My frustration lead me to Gaia GPS, a pay-to-play iPhone and Android mapping and GPS app with a one-time $20 fee. Gaia proved to be easy to create routes and it also played a big factor in getting the route completed from the palm of my hand. So I dowloaded it from the app store, set up an account and went at it. The rest was history, well, sort of. I’m still learning a lot about the app, but a few things are clear.

Making The Route
After finding my start and end location, I went to town, looking for roads that would connect to make the loop I had dreamed of. In short, the route was all mostly south of interstate 70 in the San Rafael Swell area of Utah. 99% of the route is on BLM land, making it that much more unique. After fiddling with the App, I found what I needed, the “+” button on the top of the page. It then gave me a drop down menu, with one option being “Create Route,” just what I was looking for. After messing around with the create route page, I decided to go online and see if there was a website or desktop app where I could view my current route progress and upload a track.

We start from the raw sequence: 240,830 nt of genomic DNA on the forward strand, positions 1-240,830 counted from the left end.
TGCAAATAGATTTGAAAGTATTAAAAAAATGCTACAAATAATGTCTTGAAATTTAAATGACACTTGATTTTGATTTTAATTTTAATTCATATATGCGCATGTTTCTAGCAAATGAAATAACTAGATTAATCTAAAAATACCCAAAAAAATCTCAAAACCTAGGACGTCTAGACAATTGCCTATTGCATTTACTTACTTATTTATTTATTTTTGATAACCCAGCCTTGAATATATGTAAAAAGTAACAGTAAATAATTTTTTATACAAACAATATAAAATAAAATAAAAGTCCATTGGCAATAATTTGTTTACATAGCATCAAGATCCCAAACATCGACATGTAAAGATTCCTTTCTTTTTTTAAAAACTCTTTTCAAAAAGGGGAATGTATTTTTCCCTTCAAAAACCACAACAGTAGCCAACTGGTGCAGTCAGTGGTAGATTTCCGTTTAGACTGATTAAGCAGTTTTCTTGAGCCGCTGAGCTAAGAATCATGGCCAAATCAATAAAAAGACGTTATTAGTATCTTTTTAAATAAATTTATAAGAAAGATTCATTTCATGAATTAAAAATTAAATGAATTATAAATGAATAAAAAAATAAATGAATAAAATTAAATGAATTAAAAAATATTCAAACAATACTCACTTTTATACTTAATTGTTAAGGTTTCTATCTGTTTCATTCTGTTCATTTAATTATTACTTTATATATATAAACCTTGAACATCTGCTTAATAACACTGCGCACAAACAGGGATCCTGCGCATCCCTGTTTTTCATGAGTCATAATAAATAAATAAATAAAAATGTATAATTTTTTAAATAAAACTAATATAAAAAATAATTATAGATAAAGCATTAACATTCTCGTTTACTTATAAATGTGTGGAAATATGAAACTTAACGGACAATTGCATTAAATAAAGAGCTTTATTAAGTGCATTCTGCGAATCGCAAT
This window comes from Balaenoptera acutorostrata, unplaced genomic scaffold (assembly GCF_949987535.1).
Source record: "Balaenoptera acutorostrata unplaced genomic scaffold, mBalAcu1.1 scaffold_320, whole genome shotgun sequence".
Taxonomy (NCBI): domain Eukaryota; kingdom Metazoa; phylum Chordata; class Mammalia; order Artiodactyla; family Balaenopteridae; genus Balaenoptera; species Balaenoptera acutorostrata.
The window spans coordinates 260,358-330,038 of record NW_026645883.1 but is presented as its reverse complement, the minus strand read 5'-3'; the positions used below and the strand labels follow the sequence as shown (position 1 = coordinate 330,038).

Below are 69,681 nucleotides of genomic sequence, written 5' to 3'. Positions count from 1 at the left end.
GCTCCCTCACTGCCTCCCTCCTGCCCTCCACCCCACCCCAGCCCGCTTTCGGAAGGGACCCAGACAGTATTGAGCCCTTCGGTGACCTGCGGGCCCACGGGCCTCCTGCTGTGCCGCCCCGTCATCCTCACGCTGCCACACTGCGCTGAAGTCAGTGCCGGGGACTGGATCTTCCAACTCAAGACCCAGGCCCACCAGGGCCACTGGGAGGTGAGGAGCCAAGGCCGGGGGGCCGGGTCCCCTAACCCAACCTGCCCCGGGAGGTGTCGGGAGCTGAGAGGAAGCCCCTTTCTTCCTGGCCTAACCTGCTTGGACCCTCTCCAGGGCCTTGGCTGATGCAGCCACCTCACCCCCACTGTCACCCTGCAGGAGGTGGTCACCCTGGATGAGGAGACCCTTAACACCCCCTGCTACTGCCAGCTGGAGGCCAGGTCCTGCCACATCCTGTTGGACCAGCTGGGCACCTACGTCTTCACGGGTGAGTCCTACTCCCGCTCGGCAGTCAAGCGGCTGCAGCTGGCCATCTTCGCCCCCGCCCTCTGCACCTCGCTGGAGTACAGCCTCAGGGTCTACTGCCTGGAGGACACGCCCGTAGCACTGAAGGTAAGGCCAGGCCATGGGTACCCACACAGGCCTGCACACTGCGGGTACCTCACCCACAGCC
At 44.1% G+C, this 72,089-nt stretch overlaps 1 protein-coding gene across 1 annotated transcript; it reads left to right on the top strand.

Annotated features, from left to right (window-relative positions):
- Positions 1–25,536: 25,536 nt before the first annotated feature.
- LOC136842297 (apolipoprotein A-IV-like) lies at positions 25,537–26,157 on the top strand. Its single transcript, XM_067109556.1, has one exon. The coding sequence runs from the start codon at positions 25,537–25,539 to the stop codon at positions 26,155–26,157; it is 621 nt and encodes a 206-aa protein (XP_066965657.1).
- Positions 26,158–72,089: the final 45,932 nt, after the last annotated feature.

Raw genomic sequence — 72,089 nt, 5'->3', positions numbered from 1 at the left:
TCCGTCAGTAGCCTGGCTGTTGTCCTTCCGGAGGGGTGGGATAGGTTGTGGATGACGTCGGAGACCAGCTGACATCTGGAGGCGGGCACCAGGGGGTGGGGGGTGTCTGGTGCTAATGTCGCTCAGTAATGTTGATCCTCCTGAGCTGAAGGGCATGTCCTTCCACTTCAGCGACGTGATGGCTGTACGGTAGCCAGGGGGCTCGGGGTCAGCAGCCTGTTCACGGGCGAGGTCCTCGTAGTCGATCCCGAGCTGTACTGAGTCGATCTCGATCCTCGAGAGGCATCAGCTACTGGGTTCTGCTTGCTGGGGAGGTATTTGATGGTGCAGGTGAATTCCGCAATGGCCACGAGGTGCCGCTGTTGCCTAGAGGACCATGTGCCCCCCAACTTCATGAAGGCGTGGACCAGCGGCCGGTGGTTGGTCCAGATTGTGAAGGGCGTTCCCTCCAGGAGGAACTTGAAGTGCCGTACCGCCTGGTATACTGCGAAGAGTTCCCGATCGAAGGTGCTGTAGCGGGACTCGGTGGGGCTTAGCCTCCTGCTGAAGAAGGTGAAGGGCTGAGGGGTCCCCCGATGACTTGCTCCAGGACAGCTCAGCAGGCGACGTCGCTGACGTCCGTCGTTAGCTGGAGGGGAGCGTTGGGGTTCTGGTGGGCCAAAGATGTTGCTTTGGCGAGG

Sure enough, once I signed in, the map I had started to create was there instantly, and there was also an upload button to load a GPX file into. Everything was so easy to this point, I was giddy like a young child getting my first bike on Christmas Day. While I could have continued to create the route from my computer, I wanted to test out the apps ability to make a route. So I jumped back on my iPhone, located my current route, and started to work off that. For some reason I had to make sure I was in hiking mode, as cycling mode did not recognize most of the roads I wanted to use, so that is something to keep in mind. As far as placing a track, it’s as easy as long-holding your touch screen phone on or near a road/trail. More times than not, it will find the nearest road and last point you placed and connect them, neato!screen-shot-2016-11-24-at-10-36-01-amDesktop View